The Power of Cauliflower and Summer Squash
Who doesn’t like a versatile vegetable? Cauliflower and summer squash do not disappoint. Due to their mild flavor, both are great options to blend into their culinary environments as well as pick up flavors of other ingredients in a dish. Give these two a try. If you don’t like them prepared one way, you’ll surely enjoy them another way.
Once considered the “plain jane” of vegetables, cauliflower has made its way into the spotlight. It supplies body and bulk in low carbohydrate recipes, and while the most common color of cauliflower florets is white, beautiful hues of green, purple, and orange can be used to liven up your plate.
Rich in fiber as well as vitamin C, cauliflower is an excellent substitute for starchy foods such as potatoes, rice, and pasta. Because of its high-water content, it can also help keep you hydrated and feeling fuller, longer.
How Do I Select and Store Cauliflower?
When selecting cauliflower, look for clean, tightly bundled, creamy white florets with bright green leaves. Avoid cauliflower with dark or soft spots. A whole cauliflower can be stored in the refrigerator for up to 7 days. Once the florets are cut from the stalk, they need to be consumed within 4 days.
What Can I Do with Cauliflower?
To prepare cauliflower for most recipes, rinse the head and pat dry. Remove the green leaves. Slice the cauliflower in half, then slice the halves into quarters. Remove the core from the quarters. Cut or break up the florets by hand.
- Eat it raw with your favorite vegetable dip
- Make it into rice, pizza crusts, and wraps
The question really should be: what can’t you do with cauliflower?
Super Simple Cauliflower Rice
- Rinse and dry the cauliflower
- Cut the florets into big pieces
- Slice the thick stalk into thin disks
In a food processor:
- Pulse a few pieces of cauliflower until crumbly and resembles rice
- Continue with remaining pieces
In a large pan:
- Heat 2 T of coconut oil or butter
- Sauté 1 small, diced onion until lightly browned
- Add the ‘riced’ cauliflower
- Sauté for about 8 minutes
- Season to taste with salt and pepper
Spice it up: Halfway through sautéing the onion, add:
- 1 clove garlic
- 1/2 t cumin
- 1/2 t turmeric
- 1/2 t ground ginger
Squash varieties seem endless! Each has their own unique size, shape, and texture. They are commonly separated into two groups, winter squash and summer squash. Yellow squash belongs to the summer group and includes several crookneck and straight-neck varieties.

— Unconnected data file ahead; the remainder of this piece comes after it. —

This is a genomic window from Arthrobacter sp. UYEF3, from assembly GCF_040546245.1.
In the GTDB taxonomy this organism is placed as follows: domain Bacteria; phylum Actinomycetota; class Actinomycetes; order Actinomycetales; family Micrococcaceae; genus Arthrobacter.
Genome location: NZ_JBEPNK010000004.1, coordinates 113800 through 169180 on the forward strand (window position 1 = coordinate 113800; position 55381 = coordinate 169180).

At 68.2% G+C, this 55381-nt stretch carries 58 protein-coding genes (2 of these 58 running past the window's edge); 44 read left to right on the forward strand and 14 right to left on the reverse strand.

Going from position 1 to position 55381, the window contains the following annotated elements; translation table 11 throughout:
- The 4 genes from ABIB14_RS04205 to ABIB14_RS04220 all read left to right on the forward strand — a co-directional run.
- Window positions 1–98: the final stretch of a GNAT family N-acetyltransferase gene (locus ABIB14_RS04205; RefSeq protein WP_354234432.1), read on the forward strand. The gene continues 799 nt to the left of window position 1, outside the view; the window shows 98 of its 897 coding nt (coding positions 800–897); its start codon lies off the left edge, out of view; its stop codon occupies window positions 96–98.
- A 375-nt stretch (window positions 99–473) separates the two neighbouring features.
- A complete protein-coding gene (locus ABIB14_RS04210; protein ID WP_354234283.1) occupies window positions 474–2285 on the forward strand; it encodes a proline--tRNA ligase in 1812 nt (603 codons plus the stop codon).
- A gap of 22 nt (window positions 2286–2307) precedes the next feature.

Squash is an excellent source of vitamin C, fiber, and minerals such as potassium and magnesium. The vitamin C and beta-carotene found in squash may help to slow the progression of vision loss caused by macular degeneration.
How to pick and store summer squash
When picking summer squash, they should be two inches or less in diameter and six to eight inches long. The skin should be glossy and easy to pierce with your fingernail. Think small with a vibrant color. Summer squash does not keep in dry conditions very long. Kept at room temperature, squash will keep no more than two weeks. You can place it in a paper bag in the refrigerator, but it will only keep for just a few days. Buy it to eat it right away!
What to do with summer squash:
The list goes on and on:
- Use as ‘zoodles’ in place of noodles
- Add as a unique pizza topping with prosciutto, gorgonzola, and arugula
Let’s be crazy for our series finale recipe and put these two beauties together.
Garlic Roasted Cauliflower and Summer Squash
- Preheat oven to 400 degrees
- Cut 2-3 summer squash and 1 cauliflower head into pieces and place into a bowl
- Add 2-3 cloves fresh minced garlic
- Drizzle with 2-3 T of extra virgin olive oil
- Toss well and sprinkle with sea salt and fresh pepper
- Line a baking sheet or two with parchment paper and spread vegetables evenly in a single layer
- Bake for 45 minutes or until nicely browned and fork tender
- Try adding some fresh oregano, thyme, rosemary, sage or a combination
Pick Your Own Farms Update:
Kathan’s in La Crescent, MN reports that the 2023 Raspberry picking season is almost here! It should begin sometime around Labor Day, depending on Mother Nature. Kathan’s hopes to have raspberries into October.
Education Specialist, ViaroHealth
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